Carpet backing systems contain the following elements: a primary backing, a chemical adhesive, and often a secondary backing. In the most common system, the yarn is secured into the primary backing by synthetic latex, and a secondary backing (or cushion) is attached with a bonding agent or adhesive to provide further pile-yarn stability and to add dimensional stability to the carpet structure.

 

Whether a carpet has a secondary backing depends upon the end use of the carpet and the location of the installation. Carpet for high performance end use generally has a primary backing and a secondary backing. Carpet for low traffic areas may have only a coating of latex, a secondary backing or a cushion attached to the primary polypropylene backing.

 


 

 

 

 

Dyeing & Color Selection

 

Dyeing is the process of coloring materials by impregnating fiber, yarn or fabric with dyestuff. Coloration in carpet can be achieved at two possible times in the manufacturing process – either by dyeing the fiber or yarn before the fabric is tufted or by dyeing the tufted fabric before the application of the secondary backing and the finishing process.

Pre-dyeing of yarn includes both solution dyeing and yarn dyeing.

  • Solution dyed: Extruded synthetic yarn from a colored solution; the filament is impregnated with pigment. Known for its outstanding colorfastness.
  • Yarn dyed: Yarn dyed before being manufactured into carpet. Yarn dyeing includes multicolor space dyeing and solid color yarn dyeing.
    • Space dyeing: Process whereby different colors are “printed” along the length of the yarn before it is manufactured into carpet.
    • Solid color yarn dyeing: Solid color yarn dyeing includes four different methods: skein dyeing, stock dyeing, pad dyeing and jet dyeing.

Post-dyeing of carpet methods include: beck dyeing, printing and continuous dyeing.

  • Beck dyeing or piece dyeing: Carpet dyed “in a piece” in a large beck of dyestuffs and water after tufting but before other finishing processes.
  • Printing: Printing involves the application of colored dyestuffs using screens, rollers or inkjets onto the face of the carpet.
  • Continuous dyeing:  Continuous dyeing involves the application of dyestuffs as the carpet moves in open width form under the applicator. The process is called “continuous” because it can be used to dye an almost unlimited quantity of 12-foot wide carpets, sewn end to end. (This is most often used in residential carpet.)

The dyeabilities of nylon are most commonly referred to as acid dyeable (light, medium or deep) and cationic (basic) dyeable. Acid Dyeable Nylonis the most common and it contains positively charged sites that attract dye.

 

The end use of the product will determine the type of dye method. To specify dye method, performance requirements should be taken into consideration. Manufacturers can determine the most appropriate construction, dye method and backing to meet the performance requirements. For example, a specifier may be concerned about fading in a setting with large windows, so the manufacturer would recommend a solution dyed product with superior colorfastness. If the specifier wants a wide variety of bright colors, the manufacturer might recommend yarn dyeing or space dyeing.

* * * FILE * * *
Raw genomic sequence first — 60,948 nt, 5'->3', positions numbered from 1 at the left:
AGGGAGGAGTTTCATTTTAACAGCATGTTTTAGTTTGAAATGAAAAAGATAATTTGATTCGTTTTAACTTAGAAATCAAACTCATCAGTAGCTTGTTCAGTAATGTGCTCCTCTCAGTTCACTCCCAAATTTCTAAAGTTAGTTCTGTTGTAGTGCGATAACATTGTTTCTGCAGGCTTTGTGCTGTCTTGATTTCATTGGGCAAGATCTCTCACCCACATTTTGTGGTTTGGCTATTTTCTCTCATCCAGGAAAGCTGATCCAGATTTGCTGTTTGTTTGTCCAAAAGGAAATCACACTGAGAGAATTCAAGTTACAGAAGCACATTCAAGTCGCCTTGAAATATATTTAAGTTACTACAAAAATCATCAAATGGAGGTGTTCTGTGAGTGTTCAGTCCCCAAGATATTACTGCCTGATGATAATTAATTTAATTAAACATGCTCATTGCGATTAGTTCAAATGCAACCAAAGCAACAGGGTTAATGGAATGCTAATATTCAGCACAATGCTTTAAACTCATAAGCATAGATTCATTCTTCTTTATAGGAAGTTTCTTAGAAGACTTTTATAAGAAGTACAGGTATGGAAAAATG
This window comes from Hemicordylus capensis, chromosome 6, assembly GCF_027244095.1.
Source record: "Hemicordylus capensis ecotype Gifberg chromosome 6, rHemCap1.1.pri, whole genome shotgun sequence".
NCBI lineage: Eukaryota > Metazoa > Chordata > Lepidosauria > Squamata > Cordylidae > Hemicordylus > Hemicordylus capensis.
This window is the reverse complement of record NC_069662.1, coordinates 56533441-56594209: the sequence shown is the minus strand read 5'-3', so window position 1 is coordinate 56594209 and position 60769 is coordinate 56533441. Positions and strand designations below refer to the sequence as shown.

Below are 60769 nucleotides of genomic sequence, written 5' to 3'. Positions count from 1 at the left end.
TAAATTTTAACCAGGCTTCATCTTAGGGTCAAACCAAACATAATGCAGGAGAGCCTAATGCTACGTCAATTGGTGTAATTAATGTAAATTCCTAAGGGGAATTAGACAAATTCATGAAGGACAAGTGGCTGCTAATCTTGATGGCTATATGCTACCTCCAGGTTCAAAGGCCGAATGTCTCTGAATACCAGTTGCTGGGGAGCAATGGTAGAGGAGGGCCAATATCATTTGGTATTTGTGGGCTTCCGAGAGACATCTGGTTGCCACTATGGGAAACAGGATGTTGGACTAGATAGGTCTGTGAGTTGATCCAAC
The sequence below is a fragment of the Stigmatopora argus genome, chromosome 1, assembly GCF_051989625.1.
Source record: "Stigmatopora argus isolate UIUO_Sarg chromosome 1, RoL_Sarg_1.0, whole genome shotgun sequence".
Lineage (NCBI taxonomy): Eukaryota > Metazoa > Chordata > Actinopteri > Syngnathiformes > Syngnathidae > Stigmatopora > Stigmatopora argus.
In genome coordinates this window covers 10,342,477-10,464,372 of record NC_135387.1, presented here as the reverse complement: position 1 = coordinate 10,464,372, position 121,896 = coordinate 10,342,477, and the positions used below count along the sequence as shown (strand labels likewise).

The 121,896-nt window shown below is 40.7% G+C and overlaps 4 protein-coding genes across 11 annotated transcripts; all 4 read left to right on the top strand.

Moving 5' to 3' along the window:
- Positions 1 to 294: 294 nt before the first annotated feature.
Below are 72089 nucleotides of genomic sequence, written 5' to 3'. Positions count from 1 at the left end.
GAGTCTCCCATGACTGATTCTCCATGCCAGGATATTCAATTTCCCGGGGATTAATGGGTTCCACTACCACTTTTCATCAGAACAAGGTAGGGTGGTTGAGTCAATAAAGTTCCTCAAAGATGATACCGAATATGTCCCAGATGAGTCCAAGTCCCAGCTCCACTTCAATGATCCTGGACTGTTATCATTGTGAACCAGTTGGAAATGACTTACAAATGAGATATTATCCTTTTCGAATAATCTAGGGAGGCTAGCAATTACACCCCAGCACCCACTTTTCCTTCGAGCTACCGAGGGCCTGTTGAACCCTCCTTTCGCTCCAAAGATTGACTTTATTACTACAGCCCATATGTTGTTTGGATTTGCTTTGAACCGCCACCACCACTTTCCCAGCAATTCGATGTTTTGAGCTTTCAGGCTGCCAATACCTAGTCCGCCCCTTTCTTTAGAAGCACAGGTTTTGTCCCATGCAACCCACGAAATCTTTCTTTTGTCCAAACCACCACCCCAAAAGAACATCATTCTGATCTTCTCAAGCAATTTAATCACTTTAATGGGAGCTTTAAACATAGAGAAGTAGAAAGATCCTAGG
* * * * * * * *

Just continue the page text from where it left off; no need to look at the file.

Using Color & Pattern

 

Floor coverings are one of the dominant fashion statements for an indoor setting.  Colors and patterns in a carpet can create a distinctive atmosphere, serve a practical purpose, and send a message.

 

Within a facility, bright colors with contrasting highlights can differentiate department or team areas.  An accent color on the floor can establish a break between the floor and the wall or stairway, and a printed or tufted pattern carpet can reinforce a corporate identity? 

 

Color selection of carpet is as diverse as the imagination can provide.  Quiet colors such as neutral earth colors or the blues of sky and water are chosen for a soothing effect or a corporate look, whereas warmer colors, reds, maize, and shades of orange are used for creating a mood of energy and vitality.

 

Mid-range colors and multicolor blends are best for hiding soil near entrances.  Carpet is being produced to coordinate with other interior finishes such as laminates, upholstery, natural stones, wall coverings and paint, and many carpet manufacturers will produce custom colors and constructions to meet individual specifications for design coordination.

 

A realization in healthcare facilities that Alzheimer’s patients can remember color differentiation better than numbers (according to the Alzheimer’s Association) may be a consideration in any public facility. Color can provide an easily remembered visual link to a specific hall or wing. Brighter colors also aid in depth perception and differentiation of areas such as registration desks or main offices. Color is also a good way to differentiate a group or team area, or to differentiate between departments.

 

There are also practical considerations in color selection.  New stain and soil resistant technologies make today's lighter color carpet much easier to clean, allowing for more design options.  Medium and darker colors, tweeds and textures are good at hiding soil in high-traffic areas.

 

Also, know that the color of your carpet will look different under different lighting conditions.

 

 

 

Much of the information provided on this page was provided by the Carpet & Rug Institute - additional information is listed on their website at www.carpet-rug.org